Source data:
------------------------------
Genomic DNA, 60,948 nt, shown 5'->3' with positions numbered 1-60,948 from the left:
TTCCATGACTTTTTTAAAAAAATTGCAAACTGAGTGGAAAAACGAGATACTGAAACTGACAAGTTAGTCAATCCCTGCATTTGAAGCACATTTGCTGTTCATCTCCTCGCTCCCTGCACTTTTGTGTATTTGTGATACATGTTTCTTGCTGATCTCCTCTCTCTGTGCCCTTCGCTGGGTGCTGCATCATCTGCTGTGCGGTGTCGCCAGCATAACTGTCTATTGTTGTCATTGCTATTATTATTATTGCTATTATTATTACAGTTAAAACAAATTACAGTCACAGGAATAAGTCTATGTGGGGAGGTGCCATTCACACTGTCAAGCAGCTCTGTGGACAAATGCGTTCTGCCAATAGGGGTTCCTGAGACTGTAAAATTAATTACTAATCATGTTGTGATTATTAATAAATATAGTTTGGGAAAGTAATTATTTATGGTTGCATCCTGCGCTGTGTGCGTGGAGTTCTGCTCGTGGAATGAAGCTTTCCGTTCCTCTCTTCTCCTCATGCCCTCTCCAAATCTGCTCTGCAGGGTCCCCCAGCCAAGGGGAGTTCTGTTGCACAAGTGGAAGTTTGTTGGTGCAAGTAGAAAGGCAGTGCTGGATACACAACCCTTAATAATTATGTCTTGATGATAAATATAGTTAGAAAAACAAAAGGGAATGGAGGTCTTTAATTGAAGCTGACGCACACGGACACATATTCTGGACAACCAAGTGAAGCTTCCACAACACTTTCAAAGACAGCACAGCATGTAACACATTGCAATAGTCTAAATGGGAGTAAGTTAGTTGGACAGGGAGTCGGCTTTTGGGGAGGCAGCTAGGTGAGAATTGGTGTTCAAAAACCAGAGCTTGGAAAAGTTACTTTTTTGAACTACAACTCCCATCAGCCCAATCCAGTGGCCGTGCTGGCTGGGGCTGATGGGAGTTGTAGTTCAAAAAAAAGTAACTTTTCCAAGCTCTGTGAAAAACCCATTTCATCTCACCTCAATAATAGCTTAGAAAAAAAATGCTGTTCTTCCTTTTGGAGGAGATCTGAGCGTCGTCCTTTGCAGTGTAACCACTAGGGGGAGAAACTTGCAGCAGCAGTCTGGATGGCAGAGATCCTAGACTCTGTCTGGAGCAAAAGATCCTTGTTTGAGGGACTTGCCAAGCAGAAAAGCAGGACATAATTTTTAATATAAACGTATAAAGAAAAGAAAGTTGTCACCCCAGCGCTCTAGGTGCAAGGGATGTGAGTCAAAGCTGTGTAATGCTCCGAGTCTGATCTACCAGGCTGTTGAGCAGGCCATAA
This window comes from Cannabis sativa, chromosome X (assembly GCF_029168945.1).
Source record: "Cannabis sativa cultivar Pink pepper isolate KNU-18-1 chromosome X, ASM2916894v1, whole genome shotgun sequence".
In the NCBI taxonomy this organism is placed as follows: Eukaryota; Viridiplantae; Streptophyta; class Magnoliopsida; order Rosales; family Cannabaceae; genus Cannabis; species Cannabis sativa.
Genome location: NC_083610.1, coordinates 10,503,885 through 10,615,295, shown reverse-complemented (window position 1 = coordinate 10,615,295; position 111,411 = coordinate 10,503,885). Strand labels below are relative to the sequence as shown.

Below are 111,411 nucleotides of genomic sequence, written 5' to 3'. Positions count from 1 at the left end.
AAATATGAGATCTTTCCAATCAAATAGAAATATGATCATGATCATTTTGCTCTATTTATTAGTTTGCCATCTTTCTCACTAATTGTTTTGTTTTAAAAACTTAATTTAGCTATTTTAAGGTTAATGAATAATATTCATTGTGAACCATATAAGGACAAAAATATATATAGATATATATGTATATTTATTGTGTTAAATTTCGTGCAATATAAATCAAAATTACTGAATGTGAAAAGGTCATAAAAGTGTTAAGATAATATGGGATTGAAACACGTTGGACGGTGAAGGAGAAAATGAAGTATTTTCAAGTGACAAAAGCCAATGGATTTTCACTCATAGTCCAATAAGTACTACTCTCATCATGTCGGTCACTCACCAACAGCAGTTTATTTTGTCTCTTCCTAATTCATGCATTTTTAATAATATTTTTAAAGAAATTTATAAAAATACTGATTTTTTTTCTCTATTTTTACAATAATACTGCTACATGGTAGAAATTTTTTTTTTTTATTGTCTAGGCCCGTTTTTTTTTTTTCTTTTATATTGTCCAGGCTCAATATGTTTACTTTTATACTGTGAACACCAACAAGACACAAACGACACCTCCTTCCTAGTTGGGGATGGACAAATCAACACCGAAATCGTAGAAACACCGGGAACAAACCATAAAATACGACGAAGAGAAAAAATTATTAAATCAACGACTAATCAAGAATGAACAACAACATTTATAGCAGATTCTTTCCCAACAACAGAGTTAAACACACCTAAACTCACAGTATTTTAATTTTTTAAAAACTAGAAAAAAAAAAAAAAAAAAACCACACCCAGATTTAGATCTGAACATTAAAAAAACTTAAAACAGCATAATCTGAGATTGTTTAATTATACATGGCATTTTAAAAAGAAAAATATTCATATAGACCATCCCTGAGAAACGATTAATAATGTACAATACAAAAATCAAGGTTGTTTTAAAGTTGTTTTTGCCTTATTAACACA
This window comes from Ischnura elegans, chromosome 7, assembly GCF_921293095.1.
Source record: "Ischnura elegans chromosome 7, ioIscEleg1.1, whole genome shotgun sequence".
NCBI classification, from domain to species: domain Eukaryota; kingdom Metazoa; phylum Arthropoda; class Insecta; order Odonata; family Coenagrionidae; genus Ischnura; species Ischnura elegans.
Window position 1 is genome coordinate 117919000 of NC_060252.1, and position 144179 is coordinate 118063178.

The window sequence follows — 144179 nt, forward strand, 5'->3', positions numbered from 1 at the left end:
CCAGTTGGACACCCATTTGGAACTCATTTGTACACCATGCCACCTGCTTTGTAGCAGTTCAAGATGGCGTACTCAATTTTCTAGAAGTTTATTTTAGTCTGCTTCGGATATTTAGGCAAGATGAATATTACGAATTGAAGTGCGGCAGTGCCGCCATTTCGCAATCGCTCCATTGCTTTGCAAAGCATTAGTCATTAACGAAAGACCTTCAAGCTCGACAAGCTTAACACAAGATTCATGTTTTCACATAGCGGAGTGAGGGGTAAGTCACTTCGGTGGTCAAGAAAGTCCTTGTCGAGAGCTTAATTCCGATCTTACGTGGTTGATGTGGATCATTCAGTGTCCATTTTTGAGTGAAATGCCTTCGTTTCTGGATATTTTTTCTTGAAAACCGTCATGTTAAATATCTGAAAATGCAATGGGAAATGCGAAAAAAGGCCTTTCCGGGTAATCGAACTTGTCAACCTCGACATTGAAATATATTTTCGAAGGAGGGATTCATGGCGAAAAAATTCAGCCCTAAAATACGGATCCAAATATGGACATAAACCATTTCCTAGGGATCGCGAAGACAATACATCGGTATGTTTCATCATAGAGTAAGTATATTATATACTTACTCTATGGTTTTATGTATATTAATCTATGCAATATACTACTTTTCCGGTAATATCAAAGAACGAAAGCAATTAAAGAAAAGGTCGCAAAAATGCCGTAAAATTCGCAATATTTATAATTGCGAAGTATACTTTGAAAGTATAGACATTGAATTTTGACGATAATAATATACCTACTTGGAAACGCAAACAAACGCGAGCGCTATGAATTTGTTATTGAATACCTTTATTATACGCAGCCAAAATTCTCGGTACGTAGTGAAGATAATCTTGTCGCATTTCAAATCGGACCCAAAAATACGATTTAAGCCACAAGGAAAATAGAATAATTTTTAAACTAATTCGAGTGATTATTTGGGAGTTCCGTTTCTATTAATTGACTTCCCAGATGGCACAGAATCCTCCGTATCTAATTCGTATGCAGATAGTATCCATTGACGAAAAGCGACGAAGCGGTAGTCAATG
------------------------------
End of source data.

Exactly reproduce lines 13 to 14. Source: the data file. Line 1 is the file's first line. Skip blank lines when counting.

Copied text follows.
The window sequence follows — 144179 nt, forward strand, 5'->3', positions numbered from 1 at the left end:
CCAGTTGGACACCCATTTGGAACTCATTTGTACACCATGCCACCTGCTTTGTAGCAGTTCAAGATGGCGTACTCAATTTTCTAGAAGTTTATTTTAGTCTGCTTCGGATATTTAGGCAAGATGAATATTACGAATTGAAGTGCGGCAGTGCCGCCATTTCGCAATCGCTCCATTGCTTTGCAAAGCATTAGTCATTAACGAAAGACCTTCAAGCTCGACAAGCTTAACACAAGATTCATGTTTTCACATAGCGGAGTGAGGGGTAAGTCACTTCGGTGGTCAAGAAAGTCCTTGTCGAGAGCTTAATTCCGATCTTACGTGGTTGATGTGGATCATTCAGTGTCCATTTTTGAGTGAAATGCCTTCGTTTCTGGATATTTTTTCTTGAAAACCGTCATGTTAAATATCTGAAAATGCAATGGGAAATGCGAAAAAAGGCCTTTCCGGGTAATCGAACTTGTCAACCTCGACATTGAAATATATTTTCGAAGGAGGGATTCATGGCGAAAAAATTCAGCCCTAAAATACGGATCCAAATATGGACATAAACCATTTCCTAGGGATCGCGAAGACAATACATCGGTATGTTTCATCATAGAGTAAGTATATTATATACTTACTCTATGGTTTTATGTATATTAATCTATGCAATATACTACTTTTCCGGTAATATCAAAGAACGAAAGCAATTAAAGAAAAGGTCGCAAAAATGCCGTAAAATTCGCAATATTTATAATTGCGAAGTATACTTTGAAAGTATAGACATTGAATTTTGACGATAATAATATACCTACTTGGAAACGCAAACAAACGCGAGCGCTATGAATTTGTTATTGAATACCTTTATTATACGCAGCCAAAATTCTCGGTACGTAGTGAAGATAATCTTGTCGCATTTCAAATCGGACCCAAAAATACGATTTAAGCCACAAGGAAAATAGAATAATTTTTAAACTAATTCGAGTGATTATTTGGGAGTTCCGTTTCTATTAATTGACTTCCCAGATGGCACAGAATCCTCCGTATCTAATTCGTATGCAGATAGTATCCATTGACGAAAAGCGACGAAGCGGTAGTCAATG